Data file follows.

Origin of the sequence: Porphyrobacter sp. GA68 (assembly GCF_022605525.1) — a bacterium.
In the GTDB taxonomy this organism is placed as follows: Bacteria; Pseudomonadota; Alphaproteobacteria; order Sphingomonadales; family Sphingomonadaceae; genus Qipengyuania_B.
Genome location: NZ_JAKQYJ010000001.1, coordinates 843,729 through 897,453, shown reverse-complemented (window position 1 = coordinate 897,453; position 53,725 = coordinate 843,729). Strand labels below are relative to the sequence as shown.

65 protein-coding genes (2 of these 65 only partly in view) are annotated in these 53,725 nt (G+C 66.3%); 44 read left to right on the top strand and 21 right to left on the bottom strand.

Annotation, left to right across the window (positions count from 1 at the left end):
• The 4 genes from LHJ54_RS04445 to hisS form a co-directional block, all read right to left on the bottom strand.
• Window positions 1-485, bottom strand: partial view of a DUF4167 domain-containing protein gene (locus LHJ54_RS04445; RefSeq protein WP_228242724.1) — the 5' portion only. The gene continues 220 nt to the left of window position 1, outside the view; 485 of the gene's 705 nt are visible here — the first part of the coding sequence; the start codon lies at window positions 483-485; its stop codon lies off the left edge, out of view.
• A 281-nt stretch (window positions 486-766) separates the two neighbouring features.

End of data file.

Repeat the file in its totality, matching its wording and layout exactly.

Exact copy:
Origin of the sequence: Porphyrobacter sp. GA68 (assembly GCF_022605525.1) — a bacterium.
In the GTDB taxonomy this organism is placed as follows: Bacteria; Pseudomonadota; Alphaproteobacteria; order Sphingomonadales; family Sphingomonadaceae; genus Qipengyuania_B.
Genome location: NZ_JAKQYJ010000001.1, coordinates 843,729 through 897,453, shown reverse-complemented (window position 1 = coordinate 897,453; position 53,725 = coordinate 843,729). Strand labels below are relative to the sequence as shown.

65 protein-coding genes (2 of these 65 only partly in view) are annotated in these 53,725 nt (G+C 66.3%); 44 read left to right on the top strand and 21 right to left on the bottom strand.

Annotation, left to right across the window (positions count from 1 at the left end):
• The 4 genes from LHJ54_RS04445 to hisS form a co-directional block, all read right to left on the bottom strand.
• Window positions 1-485, bottom strand: partial view of a DUF4167 domain-containing protein gene (locus LHJ54_RS04445; RefSeq protein WP_228242724.1) — the 5' portion only. The gene continues 220 nt to the left of window position 1, outside the view; 485 of the gene's 705 nt are visible here — the first part of the coding sequence; the start codon lies at window positions 483-485; its stop codon lies off the left edge, out of view.
• A 281-nt stretch (window positions 486-766) separates the two neighbouring features.